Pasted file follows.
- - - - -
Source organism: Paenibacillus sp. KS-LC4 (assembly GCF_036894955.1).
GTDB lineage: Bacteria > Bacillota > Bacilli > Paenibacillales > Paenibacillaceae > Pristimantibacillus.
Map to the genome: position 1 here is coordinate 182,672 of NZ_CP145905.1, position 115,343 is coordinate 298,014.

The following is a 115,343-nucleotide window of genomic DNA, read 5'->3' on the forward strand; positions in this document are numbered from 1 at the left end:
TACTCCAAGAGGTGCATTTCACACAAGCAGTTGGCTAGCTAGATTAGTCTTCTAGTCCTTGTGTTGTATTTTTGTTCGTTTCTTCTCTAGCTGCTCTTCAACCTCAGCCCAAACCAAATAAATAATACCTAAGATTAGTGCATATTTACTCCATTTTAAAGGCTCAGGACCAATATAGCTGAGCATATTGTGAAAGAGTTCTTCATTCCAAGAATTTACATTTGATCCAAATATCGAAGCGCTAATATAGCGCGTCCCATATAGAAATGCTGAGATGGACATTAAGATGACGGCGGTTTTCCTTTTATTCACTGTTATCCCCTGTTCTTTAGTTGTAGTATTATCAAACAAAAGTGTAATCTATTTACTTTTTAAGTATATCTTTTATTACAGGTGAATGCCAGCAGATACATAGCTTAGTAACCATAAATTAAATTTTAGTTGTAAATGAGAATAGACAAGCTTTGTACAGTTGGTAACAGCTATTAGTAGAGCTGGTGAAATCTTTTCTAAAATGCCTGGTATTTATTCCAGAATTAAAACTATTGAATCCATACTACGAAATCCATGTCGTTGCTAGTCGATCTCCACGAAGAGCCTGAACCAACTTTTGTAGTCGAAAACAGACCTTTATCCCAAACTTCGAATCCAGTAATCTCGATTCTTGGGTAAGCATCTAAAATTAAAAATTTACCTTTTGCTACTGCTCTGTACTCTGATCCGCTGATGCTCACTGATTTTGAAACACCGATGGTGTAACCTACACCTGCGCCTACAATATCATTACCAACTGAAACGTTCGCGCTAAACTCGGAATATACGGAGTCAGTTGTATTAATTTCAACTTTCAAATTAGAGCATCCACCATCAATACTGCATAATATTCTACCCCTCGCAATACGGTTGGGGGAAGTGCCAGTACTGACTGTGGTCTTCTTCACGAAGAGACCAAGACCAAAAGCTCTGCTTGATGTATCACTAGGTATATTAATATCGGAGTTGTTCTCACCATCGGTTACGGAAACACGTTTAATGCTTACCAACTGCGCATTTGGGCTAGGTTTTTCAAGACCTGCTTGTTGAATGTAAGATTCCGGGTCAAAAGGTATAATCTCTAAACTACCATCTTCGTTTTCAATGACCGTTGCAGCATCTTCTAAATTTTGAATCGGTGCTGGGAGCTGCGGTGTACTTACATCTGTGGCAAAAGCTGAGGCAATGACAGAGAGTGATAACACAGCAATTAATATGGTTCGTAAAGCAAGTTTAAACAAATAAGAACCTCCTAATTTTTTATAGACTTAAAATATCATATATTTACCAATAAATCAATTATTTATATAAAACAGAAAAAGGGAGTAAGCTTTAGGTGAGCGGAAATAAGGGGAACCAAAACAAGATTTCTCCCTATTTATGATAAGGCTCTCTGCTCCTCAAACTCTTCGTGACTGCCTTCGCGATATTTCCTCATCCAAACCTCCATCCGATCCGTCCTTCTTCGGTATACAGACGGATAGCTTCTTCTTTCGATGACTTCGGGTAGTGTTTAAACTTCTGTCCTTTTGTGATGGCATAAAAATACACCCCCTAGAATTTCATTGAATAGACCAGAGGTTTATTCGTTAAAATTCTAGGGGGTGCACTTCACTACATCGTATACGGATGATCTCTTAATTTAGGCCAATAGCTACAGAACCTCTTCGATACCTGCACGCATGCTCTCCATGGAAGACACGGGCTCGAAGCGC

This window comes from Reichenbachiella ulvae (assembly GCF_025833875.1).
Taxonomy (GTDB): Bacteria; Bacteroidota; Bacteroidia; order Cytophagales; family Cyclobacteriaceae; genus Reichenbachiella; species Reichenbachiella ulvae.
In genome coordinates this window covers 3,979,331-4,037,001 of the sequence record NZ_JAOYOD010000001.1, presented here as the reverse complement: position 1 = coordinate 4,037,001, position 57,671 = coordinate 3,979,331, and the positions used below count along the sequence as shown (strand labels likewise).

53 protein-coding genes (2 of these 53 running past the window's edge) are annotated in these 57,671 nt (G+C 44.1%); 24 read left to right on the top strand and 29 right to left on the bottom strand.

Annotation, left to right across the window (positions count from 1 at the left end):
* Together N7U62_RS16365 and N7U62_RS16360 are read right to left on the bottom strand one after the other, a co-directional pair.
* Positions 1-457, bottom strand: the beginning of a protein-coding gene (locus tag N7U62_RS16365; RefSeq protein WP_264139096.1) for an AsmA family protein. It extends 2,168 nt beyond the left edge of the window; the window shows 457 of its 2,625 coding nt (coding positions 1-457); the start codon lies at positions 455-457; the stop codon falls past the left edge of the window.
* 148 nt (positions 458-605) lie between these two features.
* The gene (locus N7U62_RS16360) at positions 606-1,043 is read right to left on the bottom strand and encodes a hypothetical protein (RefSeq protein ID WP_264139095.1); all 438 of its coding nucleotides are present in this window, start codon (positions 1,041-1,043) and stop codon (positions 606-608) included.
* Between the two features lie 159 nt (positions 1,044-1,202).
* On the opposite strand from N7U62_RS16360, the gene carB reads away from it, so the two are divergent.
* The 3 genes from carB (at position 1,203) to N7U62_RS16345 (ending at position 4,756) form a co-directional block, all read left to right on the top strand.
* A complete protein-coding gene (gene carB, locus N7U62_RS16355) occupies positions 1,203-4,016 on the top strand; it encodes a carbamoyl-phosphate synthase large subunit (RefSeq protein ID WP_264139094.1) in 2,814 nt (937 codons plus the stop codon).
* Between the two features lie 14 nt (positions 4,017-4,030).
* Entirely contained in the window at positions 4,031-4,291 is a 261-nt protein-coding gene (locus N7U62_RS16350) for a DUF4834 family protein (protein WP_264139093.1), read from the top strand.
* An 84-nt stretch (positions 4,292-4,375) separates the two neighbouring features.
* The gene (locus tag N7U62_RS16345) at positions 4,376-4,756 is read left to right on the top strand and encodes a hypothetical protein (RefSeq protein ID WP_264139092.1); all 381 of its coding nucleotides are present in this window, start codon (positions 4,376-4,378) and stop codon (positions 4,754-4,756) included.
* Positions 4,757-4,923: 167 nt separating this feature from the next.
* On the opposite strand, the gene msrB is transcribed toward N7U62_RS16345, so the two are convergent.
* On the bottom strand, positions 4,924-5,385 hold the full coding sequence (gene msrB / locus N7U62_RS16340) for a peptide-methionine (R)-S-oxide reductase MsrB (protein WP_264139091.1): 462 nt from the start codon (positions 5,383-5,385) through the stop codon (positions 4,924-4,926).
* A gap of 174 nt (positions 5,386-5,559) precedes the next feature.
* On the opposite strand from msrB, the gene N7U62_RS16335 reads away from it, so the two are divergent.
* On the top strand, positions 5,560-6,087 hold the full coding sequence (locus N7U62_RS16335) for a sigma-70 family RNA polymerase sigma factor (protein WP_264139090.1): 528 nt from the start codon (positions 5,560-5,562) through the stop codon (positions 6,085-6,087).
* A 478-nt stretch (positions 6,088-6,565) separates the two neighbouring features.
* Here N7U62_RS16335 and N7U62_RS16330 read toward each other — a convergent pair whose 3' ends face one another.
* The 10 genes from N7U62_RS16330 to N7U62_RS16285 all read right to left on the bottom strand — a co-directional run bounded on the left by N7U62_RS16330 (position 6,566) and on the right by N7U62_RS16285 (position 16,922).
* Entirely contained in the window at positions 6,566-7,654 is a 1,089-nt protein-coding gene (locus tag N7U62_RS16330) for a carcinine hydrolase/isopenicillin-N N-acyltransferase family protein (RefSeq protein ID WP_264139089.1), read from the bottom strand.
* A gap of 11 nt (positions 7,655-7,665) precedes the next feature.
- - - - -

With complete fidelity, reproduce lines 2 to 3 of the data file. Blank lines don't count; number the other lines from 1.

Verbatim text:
GTDB lineage: Bacteria > Bacillota > Bacilli > Paenibacillales > Paenibacillaceae > Pristimantibacillus.
Map to the genome: position 1 here is coordinate 182,672 of NZ_CP145905.1, position 115,343 is coordinate 298,014.